Child-directed, play-based learning helps children to:
Play-based learning uses children's natural curiosity to motivate learning by letting children choose activities that match with their own interests and ideas. Teachers design play areas and then respond to children's play to create learning moments. Research shows that young children feel more motivated and excited to learn when they choose activities that naturally interest them, rather than spending time following teachers' instructions.
Much research has been done on the importance of play for young children and how it supports children's development. If you have questions about how or what your child is learning at preschool, please speak with your child's teacher or contact a Parents' Advisory Committee (PAC) Executive. Below are some resources you may find helpful if you'd like more information on learning through play or tips for play at home.
Play, Its the Way Young Children Learn, Action Alliance for Children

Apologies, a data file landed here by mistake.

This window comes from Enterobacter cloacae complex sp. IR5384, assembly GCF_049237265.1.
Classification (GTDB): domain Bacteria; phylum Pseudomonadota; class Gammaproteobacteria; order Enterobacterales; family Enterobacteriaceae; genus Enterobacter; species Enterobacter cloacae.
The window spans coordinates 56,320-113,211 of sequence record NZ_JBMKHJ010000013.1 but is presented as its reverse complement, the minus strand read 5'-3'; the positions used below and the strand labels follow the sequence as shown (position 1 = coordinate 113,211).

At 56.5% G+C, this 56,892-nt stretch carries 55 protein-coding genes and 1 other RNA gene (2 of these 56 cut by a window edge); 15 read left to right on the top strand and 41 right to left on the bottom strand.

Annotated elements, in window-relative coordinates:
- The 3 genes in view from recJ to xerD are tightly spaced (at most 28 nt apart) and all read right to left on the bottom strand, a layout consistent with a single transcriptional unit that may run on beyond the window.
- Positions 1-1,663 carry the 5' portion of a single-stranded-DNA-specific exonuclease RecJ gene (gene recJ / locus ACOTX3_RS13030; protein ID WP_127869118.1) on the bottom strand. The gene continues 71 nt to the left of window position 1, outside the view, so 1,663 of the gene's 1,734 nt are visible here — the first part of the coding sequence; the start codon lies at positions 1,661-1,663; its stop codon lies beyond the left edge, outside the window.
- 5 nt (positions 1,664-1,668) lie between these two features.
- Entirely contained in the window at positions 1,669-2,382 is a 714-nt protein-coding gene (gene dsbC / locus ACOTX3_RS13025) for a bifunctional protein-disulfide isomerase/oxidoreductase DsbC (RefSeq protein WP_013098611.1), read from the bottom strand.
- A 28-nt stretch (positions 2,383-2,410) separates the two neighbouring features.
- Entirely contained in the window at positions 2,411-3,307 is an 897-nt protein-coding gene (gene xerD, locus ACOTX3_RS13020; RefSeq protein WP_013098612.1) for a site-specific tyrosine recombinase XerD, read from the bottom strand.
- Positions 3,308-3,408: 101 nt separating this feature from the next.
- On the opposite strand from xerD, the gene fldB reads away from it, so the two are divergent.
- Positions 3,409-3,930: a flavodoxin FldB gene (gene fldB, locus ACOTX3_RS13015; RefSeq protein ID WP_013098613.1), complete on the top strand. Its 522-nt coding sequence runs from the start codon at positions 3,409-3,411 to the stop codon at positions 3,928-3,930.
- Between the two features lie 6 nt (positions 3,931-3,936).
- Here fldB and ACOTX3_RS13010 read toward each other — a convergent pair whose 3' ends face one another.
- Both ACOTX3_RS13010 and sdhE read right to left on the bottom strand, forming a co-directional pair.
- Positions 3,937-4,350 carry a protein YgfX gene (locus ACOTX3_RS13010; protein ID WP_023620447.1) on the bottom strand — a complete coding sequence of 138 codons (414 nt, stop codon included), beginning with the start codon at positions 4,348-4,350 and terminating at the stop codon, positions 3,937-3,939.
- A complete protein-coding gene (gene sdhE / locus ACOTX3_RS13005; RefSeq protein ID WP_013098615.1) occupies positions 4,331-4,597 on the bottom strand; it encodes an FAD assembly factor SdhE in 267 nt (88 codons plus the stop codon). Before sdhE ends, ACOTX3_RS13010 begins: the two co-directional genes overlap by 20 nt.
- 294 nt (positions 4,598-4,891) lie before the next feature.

The Power of Play: 6 Things You Should Know, Calgary Board of Education, How Can I Support My Child's Learning in Kindergarten?
CMEC Statement on Play-Based Learning, Council of Ministers of Education, Canada
Why Play?, Canadian Association of Family Resource Programs
Play Counts: Enjoy Mathematics with your Child, Government of Newfoundland and Labrador
Playing with Your Young Child, NCCA National Council for Curriculum and Assessment, Ireland
"Children learn the most from play when they have skilled teachers who are well-trained in understanding how play contributes to learning. Most child-development experts agree that play is an essential part of a high-quality learning program. Play is not a break from learning - it's the way young children learn."